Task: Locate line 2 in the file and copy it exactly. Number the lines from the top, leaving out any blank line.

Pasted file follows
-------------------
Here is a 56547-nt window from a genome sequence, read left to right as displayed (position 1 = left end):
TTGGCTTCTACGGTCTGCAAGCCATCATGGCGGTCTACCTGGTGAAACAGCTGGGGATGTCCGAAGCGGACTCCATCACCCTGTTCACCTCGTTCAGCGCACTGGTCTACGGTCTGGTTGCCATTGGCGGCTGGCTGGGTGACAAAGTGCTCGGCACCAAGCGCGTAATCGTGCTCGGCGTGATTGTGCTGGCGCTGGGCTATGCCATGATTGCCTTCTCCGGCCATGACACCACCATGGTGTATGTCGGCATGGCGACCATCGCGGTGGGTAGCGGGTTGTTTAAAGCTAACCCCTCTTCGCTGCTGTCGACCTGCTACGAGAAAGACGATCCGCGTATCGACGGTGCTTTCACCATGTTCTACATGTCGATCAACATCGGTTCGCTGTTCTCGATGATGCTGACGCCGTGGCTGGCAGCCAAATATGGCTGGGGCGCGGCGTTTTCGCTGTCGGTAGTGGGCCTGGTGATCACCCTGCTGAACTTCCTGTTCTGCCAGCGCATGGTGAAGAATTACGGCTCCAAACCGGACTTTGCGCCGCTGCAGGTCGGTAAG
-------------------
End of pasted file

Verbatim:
TTGGCTTCTACGGTCTGCAAGCCATCATGGCGGTCTACCTGGTGAAACAGCTGGGGATGTCCGAAGCGGACTCCATCACCCTGTTCACCTCGTTCAGCGCACTGGTCTACGGTCTGGTTGCCATTGGCGGCTGGCTGGGTGACAAAGTGCTCGGCACCAAGCGCGTAATCGTGCTCGGCGTGATTGTGCTGGCGCTGGGCTATGCCATGATTGCCTTCTCCGGCCATGACACCACCATGGTGTATGTCGGCATGGCGACCATCGCGGTGGGTAGCGGGTTGTTTAAAGCTAACCCCTCTTCGCTGCTGTCGACCTGCTACGAGAAAGACGATCCGCGTATCGACGGTGCTTTCACCATGTTCTACATGTCGATCAACATCGGTTCGCTGTTCTCGATGATGCTGACGCCGTGGCTGGCAGCCAAATATGGCTGGGGCGCGGCGTTTTCGCTGTCGGTAGTGGGCCTGGTGATCACCCTGCTGAACTTCCTGTTCTGCCAGCGCATGGTGAAGAATTACGGCTCCAAACCGGACTTTGCGCCGCTGCAGGTCGGTAAG